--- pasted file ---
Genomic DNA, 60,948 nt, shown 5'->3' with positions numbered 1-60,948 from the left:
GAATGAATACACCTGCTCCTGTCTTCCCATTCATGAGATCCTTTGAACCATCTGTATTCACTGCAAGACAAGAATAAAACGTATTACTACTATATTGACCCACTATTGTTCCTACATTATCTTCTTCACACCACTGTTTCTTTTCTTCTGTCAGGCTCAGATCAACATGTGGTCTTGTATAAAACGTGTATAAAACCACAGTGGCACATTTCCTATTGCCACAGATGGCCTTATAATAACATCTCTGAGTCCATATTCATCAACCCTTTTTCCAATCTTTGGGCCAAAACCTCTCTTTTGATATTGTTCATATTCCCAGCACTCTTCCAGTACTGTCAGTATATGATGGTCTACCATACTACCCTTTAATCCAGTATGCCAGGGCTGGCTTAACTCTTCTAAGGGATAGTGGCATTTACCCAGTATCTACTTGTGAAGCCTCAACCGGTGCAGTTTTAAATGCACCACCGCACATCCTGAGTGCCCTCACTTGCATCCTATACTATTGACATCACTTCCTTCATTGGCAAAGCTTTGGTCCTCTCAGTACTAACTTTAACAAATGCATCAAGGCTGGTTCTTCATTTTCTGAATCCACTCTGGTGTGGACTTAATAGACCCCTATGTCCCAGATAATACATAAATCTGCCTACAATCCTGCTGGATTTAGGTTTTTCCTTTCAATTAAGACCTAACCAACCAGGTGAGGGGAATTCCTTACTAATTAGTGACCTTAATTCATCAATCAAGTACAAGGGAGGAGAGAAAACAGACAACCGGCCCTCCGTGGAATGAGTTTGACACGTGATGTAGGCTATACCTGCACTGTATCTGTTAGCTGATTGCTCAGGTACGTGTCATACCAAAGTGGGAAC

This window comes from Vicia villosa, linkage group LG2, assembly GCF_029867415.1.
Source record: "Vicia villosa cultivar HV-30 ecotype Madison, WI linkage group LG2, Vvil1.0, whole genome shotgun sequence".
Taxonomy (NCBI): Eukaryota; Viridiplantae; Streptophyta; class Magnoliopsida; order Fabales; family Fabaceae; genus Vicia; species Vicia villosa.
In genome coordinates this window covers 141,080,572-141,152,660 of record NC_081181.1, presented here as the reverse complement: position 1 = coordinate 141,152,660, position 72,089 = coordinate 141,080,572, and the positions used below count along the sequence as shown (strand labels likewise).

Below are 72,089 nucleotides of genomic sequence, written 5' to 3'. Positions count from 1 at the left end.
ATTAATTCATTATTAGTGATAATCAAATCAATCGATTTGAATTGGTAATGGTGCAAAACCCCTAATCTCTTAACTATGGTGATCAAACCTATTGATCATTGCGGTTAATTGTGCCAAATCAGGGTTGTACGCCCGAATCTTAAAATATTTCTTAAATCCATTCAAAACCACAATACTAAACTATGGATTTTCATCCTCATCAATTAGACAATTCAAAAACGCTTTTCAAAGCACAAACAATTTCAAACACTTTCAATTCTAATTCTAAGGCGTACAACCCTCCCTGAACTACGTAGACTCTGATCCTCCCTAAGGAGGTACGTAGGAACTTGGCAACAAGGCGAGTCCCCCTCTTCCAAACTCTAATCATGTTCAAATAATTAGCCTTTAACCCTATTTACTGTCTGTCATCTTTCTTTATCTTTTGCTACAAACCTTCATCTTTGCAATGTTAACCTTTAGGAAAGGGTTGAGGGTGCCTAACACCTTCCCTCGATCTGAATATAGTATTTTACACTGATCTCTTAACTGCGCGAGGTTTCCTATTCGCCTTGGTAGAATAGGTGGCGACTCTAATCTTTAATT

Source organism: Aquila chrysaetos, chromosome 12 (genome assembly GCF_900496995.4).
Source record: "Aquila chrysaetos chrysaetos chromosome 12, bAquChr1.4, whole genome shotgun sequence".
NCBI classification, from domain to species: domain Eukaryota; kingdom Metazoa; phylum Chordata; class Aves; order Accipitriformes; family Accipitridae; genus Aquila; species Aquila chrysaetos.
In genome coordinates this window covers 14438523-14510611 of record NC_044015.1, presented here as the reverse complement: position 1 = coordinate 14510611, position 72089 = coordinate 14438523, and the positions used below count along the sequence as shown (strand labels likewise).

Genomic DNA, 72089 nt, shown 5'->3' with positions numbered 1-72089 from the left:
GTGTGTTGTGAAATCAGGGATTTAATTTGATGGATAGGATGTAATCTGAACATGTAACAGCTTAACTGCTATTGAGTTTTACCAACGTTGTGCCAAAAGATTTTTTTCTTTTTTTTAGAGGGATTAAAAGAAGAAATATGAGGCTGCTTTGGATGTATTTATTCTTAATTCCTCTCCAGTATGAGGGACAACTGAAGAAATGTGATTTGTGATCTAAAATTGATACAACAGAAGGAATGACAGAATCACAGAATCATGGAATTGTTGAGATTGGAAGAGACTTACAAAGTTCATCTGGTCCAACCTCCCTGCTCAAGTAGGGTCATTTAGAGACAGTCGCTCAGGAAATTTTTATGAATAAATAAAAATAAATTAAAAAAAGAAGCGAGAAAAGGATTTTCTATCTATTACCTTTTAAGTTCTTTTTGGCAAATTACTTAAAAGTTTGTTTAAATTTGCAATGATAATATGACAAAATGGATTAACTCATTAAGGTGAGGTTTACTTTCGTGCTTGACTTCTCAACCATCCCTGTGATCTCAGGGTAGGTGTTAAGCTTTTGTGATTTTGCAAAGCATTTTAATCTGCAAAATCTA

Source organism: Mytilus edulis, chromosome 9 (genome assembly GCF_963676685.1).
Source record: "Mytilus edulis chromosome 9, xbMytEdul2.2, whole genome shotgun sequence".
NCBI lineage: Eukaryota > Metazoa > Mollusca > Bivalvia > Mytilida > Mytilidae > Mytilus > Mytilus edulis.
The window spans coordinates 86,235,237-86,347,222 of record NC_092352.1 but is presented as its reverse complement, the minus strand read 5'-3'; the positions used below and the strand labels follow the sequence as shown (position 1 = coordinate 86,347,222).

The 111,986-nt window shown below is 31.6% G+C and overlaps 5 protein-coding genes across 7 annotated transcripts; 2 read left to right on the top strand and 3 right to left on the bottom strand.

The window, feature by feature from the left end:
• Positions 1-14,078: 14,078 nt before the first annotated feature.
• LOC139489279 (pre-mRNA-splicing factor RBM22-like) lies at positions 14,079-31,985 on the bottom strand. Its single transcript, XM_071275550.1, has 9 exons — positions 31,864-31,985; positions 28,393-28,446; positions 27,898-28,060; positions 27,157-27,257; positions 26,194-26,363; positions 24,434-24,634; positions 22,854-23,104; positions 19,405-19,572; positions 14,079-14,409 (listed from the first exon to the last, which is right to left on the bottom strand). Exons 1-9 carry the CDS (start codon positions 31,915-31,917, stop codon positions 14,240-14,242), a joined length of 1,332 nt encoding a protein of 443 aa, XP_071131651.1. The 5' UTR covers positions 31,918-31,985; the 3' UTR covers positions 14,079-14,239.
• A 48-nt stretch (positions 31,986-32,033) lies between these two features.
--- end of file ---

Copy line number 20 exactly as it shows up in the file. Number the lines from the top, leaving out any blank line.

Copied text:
The window, feature by feature from the left end: